The Average True Range (ATR) indicator is one which falls in the general category of volatility-based technical analysis tools. It is so because like Bollinger Bands, another volatility-based study, it does not focus on direction in any way, but rather how much raw movement there is in price. To understand this a little better, it is worth taking a look at how the indicator is calculated.
The ATR calculation starts with determining the True Range (TR). The TR for a given period is defined as being the largest of:
- Current Period High minus Current Period Low
- Current Period High minus Previous Period Close
- Previous Period Close minus Current Period Low
ATR is the average of the True Range (TR) over the past n periods. This is calculated the same as any standard simple moving average. The default setting is generally 14 periods.
As can be seen by examining the determination of TR, the study is attempting to capture the amount of actual price moment which has taken place during a trading period, which differs somewhat from the trading action. The latter could be defined as where the market actually traded during the course of a trading period, but the former actually takes in to account price gaps between periods.
It should be observed that ATR as calculated is not in any way normalized. That is to say because it is purely a price measure, ATR cannot easily be used to compare different securities as the indicator’s readings would expected to be different for instruments with different prices. For example, one would expect ATR to be significantly higher for a stock trading at 100 than for one trading at 20.
In order to compare ATR across securities, or even across timeframes for the same security, it would have to be normalized. This can be accomplished by dividing the ATR by some current price measure such as the most recent close or a moving average. That would given a reading of ATR as a percentage of whatever that standard divisor is. So if ATR on a 100 stock is 5, then the normalized ATR would be 5% (assuming the close is used for the calculation).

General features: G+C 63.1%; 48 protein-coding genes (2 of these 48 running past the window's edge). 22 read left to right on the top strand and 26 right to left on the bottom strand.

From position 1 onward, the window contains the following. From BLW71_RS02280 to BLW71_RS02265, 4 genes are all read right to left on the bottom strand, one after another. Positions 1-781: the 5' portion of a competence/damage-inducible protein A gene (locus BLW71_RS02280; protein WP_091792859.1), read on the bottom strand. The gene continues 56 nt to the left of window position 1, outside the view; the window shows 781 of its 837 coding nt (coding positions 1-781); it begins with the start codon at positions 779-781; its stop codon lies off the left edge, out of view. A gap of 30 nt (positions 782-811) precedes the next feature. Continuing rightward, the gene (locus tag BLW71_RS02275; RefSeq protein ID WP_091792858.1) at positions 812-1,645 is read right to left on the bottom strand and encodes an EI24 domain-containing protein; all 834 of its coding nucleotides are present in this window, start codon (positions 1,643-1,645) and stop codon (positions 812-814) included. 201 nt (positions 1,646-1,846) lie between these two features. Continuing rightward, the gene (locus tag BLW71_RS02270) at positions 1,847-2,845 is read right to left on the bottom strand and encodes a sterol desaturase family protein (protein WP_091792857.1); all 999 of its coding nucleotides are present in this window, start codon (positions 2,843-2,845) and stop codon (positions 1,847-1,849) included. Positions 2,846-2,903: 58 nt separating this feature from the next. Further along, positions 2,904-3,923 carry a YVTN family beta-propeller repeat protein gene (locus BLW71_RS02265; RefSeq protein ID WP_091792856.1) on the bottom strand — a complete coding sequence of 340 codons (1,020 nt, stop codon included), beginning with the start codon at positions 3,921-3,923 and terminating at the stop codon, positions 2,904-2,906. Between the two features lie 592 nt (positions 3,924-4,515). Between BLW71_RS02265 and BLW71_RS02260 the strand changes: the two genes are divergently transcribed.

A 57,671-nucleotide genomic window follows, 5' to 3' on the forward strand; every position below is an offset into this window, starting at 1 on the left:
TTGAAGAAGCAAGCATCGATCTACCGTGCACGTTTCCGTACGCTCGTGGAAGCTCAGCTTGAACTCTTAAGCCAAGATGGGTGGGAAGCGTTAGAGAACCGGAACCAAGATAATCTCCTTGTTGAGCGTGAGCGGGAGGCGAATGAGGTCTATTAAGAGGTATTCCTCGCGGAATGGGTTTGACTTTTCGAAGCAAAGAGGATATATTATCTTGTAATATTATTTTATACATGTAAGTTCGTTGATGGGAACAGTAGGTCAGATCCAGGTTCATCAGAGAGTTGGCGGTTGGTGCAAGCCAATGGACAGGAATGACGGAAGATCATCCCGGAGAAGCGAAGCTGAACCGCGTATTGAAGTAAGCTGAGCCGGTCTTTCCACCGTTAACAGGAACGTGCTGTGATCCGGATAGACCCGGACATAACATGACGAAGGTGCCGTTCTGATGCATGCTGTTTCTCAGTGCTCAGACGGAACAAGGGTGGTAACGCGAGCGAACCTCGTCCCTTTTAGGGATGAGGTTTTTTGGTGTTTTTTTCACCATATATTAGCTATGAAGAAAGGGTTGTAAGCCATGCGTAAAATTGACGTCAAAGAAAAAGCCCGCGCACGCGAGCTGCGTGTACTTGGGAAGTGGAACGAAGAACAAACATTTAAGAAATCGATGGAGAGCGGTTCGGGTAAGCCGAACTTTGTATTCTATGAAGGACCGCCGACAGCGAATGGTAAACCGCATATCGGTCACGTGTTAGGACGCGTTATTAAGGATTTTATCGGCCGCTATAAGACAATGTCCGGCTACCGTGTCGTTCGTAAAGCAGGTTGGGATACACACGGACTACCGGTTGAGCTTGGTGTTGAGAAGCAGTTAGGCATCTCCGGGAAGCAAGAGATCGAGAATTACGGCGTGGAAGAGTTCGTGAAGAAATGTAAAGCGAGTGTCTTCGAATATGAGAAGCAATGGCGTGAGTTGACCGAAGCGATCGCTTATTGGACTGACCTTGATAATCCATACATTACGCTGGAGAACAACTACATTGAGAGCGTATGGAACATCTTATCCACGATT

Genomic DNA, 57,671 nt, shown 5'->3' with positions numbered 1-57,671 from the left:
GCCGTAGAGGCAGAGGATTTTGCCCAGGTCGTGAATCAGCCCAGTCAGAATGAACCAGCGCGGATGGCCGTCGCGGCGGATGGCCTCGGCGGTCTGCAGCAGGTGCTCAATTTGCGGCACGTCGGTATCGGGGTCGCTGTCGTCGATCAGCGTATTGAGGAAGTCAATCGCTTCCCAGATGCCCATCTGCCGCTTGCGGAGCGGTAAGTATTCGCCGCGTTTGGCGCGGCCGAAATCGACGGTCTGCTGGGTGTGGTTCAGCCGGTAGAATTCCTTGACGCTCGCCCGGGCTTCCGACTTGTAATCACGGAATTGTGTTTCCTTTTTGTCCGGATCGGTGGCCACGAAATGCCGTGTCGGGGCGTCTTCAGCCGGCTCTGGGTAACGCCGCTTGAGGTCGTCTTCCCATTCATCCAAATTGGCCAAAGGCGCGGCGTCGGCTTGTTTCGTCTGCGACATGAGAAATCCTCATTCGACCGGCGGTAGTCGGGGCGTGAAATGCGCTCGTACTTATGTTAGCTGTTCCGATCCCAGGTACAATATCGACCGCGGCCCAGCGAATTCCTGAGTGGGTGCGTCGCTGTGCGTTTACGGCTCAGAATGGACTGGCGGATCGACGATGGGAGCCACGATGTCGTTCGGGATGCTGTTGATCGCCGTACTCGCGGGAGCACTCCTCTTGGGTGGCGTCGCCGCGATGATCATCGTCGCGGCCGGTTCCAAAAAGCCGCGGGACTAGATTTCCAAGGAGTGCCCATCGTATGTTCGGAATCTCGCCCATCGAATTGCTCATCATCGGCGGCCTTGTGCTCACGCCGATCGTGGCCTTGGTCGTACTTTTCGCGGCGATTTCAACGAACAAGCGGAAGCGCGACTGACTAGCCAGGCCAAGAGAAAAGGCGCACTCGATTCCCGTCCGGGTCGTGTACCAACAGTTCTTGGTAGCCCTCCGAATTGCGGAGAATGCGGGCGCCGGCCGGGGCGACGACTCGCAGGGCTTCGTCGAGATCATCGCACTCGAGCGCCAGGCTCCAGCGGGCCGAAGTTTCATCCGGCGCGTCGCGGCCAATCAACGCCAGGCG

We can look at the following example of the monthly S&P 500 chart which has both standard ATR (middle) and a normalized ATR plotted (lower).
Notice how the normalized ATR flattend out in late 1998 even as standard ATR kept rising. That is an indication that while the absolute price moves were still on the rise, on a relative basis they were not.
The graphic below depicts ATR plotted for the S&P 500 futures over a recent period. A candlestick chart has been utilized to better outline the range for each trading day. Notice how the ATR line in the middle of the graph rises when there is a preponderance of large candles as during the latter part of October, then falls when the ranges contract during the uptrend which follows.
Take note of the fact that in the high volume period during December, ATR was falling because the price movement was limited. That serves to underline how it is not trading activity, but rather price movement which is measured by ATR. The two do not necessarily go hand-in-hand.
Welles Wilder, the originator of ATR (see New Concepts in Technical Trading Systems) reported that he found high ATR values often occurring at market bottoms following a "panic" sell-off. That can be seen in the previous chart where ATR was rising during the market’s sell-off and throughout the choppy bottom phase which followed.